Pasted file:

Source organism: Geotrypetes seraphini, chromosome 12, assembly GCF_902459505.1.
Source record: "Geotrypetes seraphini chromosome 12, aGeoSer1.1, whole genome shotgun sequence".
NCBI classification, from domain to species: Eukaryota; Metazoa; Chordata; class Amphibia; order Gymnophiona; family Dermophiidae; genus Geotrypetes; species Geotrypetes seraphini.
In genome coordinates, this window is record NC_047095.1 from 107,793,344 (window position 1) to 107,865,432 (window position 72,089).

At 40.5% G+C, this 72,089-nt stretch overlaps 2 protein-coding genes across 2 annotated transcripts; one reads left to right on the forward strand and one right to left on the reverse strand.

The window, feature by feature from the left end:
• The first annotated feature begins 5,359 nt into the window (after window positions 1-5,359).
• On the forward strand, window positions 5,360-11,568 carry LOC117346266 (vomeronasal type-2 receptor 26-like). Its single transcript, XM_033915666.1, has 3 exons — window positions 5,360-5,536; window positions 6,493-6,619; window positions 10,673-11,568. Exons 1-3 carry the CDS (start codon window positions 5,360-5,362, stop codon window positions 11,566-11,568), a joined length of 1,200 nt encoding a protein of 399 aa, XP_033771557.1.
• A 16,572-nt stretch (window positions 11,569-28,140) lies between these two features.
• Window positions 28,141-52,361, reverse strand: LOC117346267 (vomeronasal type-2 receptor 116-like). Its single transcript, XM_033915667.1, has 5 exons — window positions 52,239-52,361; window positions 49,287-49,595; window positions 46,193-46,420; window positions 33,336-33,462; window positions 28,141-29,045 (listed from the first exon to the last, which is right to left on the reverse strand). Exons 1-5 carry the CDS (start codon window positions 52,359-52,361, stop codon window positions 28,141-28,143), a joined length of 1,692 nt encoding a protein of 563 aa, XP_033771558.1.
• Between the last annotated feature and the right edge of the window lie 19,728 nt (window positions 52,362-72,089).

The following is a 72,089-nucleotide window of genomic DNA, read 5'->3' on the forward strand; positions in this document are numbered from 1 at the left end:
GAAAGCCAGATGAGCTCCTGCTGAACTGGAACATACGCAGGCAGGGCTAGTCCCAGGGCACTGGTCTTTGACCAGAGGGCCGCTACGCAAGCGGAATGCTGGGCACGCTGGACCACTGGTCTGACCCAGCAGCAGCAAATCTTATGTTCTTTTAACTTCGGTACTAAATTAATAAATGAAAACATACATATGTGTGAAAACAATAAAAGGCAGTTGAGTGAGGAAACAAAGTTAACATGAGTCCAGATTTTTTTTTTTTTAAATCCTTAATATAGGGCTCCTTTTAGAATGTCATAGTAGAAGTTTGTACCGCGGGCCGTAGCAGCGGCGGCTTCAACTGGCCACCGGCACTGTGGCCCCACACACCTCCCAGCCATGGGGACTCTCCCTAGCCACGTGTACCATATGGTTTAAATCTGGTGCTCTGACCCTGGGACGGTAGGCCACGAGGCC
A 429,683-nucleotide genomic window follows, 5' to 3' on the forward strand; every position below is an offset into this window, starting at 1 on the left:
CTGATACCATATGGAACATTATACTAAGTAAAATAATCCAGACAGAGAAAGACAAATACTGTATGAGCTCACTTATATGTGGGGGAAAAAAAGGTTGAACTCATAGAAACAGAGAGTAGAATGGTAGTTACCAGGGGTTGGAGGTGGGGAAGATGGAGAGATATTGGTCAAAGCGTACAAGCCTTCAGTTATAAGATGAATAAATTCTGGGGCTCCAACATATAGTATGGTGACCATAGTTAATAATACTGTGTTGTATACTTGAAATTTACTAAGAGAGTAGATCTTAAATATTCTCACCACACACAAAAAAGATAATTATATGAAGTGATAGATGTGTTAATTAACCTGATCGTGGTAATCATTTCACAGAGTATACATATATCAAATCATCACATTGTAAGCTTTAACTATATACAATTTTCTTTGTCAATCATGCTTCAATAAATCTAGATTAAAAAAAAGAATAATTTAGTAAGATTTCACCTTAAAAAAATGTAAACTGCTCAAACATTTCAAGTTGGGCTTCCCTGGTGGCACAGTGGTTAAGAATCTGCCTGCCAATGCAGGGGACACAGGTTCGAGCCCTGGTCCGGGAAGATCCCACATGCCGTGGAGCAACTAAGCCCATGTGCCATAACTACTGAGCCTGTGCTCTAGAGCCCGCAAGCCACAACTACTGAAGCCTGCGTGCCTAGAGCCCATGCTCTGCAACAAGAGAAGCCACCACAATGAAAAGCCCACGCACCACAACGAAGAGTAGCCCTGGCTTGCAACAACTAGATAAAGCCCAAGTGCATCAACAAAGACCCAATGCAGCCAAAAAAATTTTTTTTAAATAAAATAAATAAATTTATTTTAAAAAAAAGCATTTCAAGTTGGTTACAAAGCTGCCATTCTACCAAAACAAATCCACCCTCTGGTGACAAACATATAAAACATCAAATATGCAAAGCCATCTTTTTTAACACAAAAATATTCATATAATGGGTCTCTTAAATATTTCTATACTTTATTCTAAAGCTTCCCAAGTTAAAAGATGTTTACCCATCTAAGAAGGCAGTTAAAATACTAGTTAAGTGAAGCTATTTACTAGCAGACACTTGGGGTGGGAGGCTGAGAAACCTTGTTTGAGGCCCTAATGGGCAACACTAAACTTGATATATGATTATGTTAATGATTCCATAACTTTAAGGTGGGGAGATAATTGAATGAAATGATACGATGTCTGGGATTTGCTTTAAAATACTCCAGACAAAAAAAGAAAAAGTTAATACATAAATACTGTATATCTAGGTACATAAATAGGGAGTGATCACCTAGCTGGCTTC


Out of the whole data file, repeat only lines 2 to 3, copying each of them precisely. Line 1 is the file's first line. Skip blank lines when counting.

Source record: "Geotrypetes seraphini chromosome 12, aGeoSer1.1, whole genome shotgun sequence".
NCBI classification, from domain to species: Eukaryota; Metazoa; Chordata; class Amphibia; order Gymnophiona; family Dermophiidae; genus Geotrypetes; species Geotrypetes seraphini.